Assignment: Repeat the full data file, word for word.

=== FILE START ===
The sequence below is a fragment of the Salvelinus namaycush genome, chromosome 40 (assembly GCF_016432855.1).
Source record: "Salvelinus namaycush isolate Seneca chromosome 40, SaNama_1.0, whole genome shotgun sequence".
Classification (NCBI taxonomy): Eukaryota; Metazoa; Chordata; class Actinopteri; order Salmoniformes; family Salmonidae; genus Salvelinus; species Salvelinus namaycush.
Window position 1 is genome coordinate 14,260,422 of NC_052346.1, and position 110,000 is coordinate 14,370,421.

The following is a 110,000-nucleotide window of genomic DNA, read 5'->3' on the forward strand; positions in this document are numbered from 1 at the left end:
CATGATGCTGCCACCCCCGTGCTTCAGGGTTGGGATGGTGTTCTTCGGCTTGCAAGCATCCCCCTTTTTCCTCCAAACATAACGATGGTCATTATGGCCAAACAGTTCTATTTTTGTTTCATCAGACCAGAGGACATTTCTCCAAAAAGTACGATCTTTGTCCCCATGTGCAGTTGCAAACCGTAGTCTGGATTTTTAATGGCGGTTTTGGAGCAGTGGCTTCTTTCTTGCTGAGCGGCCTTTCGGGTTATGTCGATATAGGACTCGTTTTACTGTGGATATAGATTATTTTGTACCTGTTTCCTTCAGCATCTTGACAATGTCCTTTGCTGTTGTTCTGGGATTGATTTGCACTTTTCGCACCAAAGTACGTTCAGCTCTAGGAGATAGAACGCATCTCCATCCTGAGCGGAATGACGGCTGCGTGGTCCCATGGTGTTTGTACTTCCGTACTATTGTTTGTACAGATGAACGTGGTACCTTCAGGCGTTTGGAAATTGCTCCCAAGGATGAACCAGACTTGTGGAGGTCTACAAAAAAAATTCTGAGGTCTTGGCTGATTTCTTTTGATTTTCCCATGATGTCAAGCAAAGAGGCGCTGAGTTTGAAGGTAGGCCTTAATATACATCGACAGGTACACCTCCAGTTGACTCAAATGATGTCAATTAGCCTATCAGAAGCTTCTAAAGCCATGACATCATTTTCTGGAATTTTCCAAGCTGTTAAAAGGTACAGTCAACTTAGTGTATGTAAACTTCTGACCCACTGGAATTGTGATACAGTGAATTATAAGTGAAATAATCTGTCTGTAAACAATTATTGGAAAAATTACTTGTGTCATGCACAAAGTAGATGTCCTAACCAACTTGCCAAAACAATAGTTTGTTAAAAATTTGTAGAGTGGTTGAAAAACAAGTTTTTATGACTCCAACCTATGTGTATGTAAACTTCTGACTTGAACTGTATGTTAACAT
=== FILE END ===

The sequence below is a fragment of the Salvelinus namaycush genome, chromosome 40 (assembly GCF_016432855.1).
Source record: "Salvelinus namaycush isolate Seneca chromosome 40, SaNama_1.0, whole genome shotgun sequence".
Classification (NCBI taxonomy): Eukaryota; Metazoa; Chordata; class Actinopteri; order Salmoniformes; family Salmonidae; genus Salvelinus; species Salvelinus namaycush.
Window position 1 is genome coordinate 14,260,422 of NC_052346.1, and position 110,000 is coordinate 14,370,421.

The following is a 110,000-nucleotide window of genomic DNA, read 5'->3' on the forward strand; positions in this document are numbered from 1 at the left end:
CATGATGCTGCCACCCCCGTGCTTCAGGGTTGGGATGGTGTTCTTCGGCTTGCAAGCATCCCCCTTTTTCCTCCAAACATAACGATGGTCATTATGGCCAAACAGTTCTATTTTTGTTTCATCAGACCAGAGGACATTTCTCCAAAAAGTACGATCTTTGTCCCCATGTGCAGTTGCAAACCGTAGTCTGGATTTTTAATGGCGGTTTTGGAGCAGTGGCTTCTTTCTTGCTGAGCGGCCTTTCGGGTTATGTCGATATAGGACTCGTTTTACTGTGGATATAGATTATTTTGTACCTGTTTCCTTCAGCATCTTGACAATGTCCTTTGCTGTTGTTCTGGGATTGATTTGCACTTTTCGCACCAAAGTACGTTCAGCTCTAGGAGATAGAACGCATCTCCATCCTGAGCGGAATGACGGCTGCGTGGTCCCATGGTGTTTGTACTTCCGTACTATTGTTTGTACAGATGAACGTGGTACCTTCAGGCGTTTGGAAATTGCTCCCAAGGATGAACCAGACTTGTGGAGGTCTACAAAAAAAATTCTGAGGTCTTGGCTGATTTCTTTTGATTTTCCCATGATGTCAAGCAAAGAGGCGCTGAGTTTGAAGGTAGGCCTTAATATACATCGACAGGTACACCTCCAGTTGACTCAAATGATGTCAATTAGCCTATCAGAAGCTTCTAAAGCCATGACATCATTTTCTGGAATTTTCCAAGCTGTTAAAAGGTACAGTCAACTTAGTGTATGTAAACTTCTGACCCACTGGAATTGTGATACAGTGAATTATAAGTGAAATAATCTGTCTGTAAACAATTATTGGAAAAATTACTTGTGTCATGCACAAAGTAGATGTCCTAACCAACTTGCCAAAACAATAGTTTGTTAAAAATTTGTAGAGTGGTTGAAAAACAAGTTTTTATGACTCCAACCTATGTGTATGTAAACTTCTGACTTGAACTGTATGTTAACAT